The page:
Wednesday, September 7, 2011
In honor of the Honest Abe Lincoln penny pose struck by this cloud over Grand Falls, New Brunswick, I’m going to tell you the truth. Keeping up with the visual manifestations of iconic figures and forms has not been a priority of late . . . okay, it hasn’t been a priority for a while. Tracking and considering these happenings is a full-time job. Such sightings never stop, and they never will. It’s a fundamental aspect of our existence. Uploaded to YouTube on August 1, I just watched the video, viewer number 2,553,733. “Holy frig,” exclaims the man filming the sky.
The big picture is something I’m still trying to bring into focus, but for all of the differences in the countless individual stories, there are incredible commonalities. The commonalities are telling, though I’m still trying to crack the code. Recently I saw No Direction Home, Martin Scorsese’s Bob Dylan documentary. Recollecting the angry audiences that booed him when he first went electric, Dylan said something like, “Whatever they were mad about had nothing to do with what they heard.” We all carry so much with us that a song, a certain noise, a shadow or a scar can flip all sorts of internal switches and that’s why life on this planet looks as it does.
I’m going to keep looking and kick around some of these ideas from different angles. Most of this will be done in private. Some of it, like this piece about writers not wanting to read, will be shared, at least once a month at Print magazine's Imprint. I’ll do my best to post updates here, though I anticipate they will remain infrequent. The choice bits that do pop up here will be of interest to me, though perhaps not to you. We’ll just have to see . . .
Tuesday, July 5, 2011
Thanks to the anonymous reader who left the tip about the kudzu Jesus in Kinston, North Carolina. We’re just shy of the two-year anniversary of this kudzu Jesus from Raleigh. It’s true, North Carolina has a lot of kudzu. This particular form has been spared a spray of pesticide.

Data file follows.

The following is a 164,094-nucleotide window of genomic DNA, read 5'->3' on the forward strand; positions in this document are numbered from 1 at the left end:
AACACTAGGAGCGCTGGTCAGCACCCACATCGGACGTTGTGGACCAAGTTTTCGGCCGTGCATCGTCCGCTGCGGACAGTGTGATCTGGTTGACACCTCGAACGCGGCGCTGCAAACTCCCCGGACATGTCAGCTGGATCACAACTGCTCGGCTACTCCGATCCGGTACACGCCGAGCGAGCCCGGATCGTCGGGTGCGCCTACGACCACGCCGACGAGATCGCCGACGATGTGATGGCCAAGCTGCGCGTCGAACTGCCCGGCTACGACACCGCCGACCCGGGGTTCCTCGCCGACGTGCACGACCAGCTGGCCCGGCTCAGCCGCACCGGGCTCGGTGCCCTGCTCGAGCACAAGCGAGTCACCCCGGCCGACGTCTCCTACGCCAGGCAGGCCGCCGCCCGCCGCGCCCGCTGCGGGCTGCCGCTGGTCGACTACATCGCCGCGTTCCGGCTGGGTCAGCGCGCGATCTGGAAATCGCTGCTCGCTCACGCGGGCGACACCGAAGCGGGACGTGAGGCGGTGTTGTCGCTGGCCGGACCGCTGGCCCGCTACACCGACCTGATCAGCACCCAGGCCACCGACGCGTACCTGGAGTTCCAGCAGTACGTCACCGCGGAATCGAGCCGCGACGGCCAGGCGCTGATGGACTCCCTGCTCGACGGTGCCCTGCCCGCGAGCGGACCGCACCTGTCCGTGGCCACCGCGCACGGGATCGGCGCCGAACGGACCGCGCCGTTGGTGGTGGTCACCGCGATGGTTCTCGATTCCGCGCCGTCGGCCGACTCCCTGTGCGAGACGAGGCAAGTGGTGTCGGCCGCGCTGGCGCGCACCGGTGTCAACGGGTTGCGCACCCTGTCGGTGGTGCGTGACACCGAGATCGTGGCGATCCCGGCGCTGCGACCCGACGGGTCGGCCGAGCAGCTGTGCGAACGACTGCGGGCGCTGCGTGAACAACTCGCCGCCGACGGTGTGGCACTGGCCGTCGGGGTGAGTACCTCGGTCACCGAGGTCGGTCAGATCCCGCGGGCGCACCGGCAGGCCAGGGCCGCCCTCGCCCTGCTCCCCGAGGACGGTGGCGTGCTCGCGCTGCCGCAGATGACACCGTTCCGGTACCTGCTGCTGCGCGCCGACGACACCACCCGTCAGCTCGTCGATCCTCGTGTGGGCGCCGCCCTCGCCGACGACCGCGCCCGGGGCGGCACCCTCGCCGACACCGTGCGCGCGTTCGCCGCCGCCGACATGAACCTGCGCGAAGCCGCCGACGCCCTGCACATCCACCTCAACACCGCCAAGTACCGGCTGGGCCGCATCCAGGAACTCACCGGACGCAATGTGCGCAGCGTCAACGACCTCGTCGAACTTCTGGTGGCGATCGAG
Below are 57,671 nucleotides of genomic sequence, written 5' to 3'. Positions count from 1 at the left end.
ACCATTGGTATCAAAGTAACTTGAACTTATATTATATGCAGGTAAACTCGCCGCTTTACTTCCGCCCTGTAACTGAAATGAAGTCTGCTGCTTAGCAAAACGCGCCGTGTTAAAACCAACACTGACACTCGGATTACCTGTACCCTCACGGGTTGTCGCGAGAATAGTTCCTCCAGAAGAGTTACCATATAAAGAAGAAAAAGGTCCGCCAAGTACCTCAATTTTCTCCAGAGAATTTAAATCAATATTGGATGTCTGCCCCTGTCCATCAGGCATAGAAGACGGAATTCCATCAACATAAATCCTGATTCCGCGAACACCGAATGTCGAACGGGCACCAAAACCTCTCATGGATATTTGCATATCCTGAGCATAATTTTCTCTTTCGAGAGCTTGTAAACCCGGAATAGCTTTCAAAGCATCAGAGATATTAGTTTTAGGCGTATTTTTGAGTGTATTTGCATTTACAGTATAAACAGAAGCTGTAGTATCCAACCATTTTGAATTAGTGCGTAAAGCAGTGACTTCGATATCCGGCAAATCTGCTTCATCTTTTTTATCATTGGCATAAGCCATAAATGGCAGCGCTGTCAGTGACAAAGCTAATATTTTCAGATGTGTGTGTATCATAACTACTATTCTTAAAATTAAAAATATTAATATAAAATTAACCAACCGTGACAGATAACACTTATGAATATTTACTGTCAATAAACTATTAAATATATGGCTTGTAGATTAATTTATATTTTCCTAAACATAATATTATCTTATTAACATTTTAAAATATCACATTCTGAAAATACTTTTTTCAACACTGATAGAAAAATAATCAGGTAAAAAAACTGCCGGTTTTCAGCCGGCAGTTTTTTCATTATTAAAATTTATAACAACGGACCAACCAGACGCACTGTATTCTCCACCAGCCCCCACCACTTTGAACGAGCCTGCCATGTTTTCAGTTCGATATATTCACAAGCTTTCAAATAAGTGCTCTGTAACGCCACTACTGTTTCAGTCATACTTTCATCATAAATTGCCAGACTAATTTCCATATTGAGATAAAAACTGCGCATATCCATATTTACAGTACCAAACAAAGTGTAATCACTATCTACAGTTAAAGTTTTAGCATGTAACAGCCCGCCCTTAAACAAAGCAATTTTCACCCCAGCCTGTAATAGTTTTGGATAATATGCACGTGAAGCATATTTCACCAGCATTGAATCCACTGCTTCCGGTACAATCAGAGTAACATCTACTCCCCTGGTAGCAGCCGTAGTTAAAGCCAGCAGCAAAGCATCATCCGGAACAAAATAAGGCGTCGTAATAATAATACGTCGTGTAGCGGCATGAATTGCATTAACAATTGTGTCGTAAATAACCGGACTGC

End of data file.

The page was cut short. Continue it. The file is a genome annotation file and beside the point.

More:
How has the summer treated you so far? Unlike last year, I’m keeping close to New York. Haven’t had to use the air conditioner yet, though tonight is the first night where I seem to be breaking a sweat typing. Hmmm.
I’m reading next Monday in Washington Heights in support of the amazing Word Up Pop-Up Bookstore, run by friend Veronica Liu. The event is an official Meetup for legendary radio station WFMU (go here and scroll down to the February 26, 2007, episode of The Speakeasy with Dorian to hear me discuss Madonna of the Toast, should you dare, or care).
Also, my pal Christopher D Salyers is gearing up for a trip to Japan as part of his third and final installment of the Face Food books. Have you ever seen a Japanese bento box made to resemble a character? If you have, and you’re not Japanese, blame Christopher. A few years back he introduced charaben to Westerners and since then it has become quite the fad, both in terms of food and design. Since I know all of you have already spent your hard-earned money on my books, think about contributing to Christopher’s Kickstarter project, especially if you’ve ever wanted to see your face rendered in rice, seaweed and okra.
Tuesday, May 3, 2011
It’s May, and I’m reading twice this month.
Saturday the 7th in New York, the annual May Fair at the Ding Dong Lounge goes down. I think this will be my third time participating in this great afternoon of readings and indie presses. Veronica Liu of Fractious Press fame is one of the primary instigators and I am always happy to support her myriad projects. I’ve been working on a novel and am planning on brining something out of the woodshed.
On May 21, at Robin’s Bookstore in Philadelphia, I’ll be reading my contribution to The Forgotten Borough: Writers Come to Terms With Queens. I’ve read all over the country, but this will be my first time reading in my hometown, and hopefully not my last.
That is all . . .
Tuesday, March 29, 2011
I’ve been busy and Madonna of the Toast has not been a priority of late, but work and deadlines be damned in the name of some Hitler pareidolia! The internet has been aflutter with re-posts, re-Tweets and Facebook likes responding to Charli Dickenson’s Twitter pic of this home in Swansea, Wales. Stuck in traffic, she decided the slanted roofline bears an uncanny resemblance to Hitler. As we all know, all it takes is one random associative leap of faith, or fuhrer, and the whole world tunes in, especially when it comes to one of history’s greatest villains.
If the roof is the hairline, I guess the lintel is the mustache and the second floor windows the eyes. Hitler is deserving of many labels, but fat is not one of them, so I find the ground level windows to be distracting, as he never had jowls as far as I know. Admittedly, I am not a Hitler buff so maybe I’m wrong about this.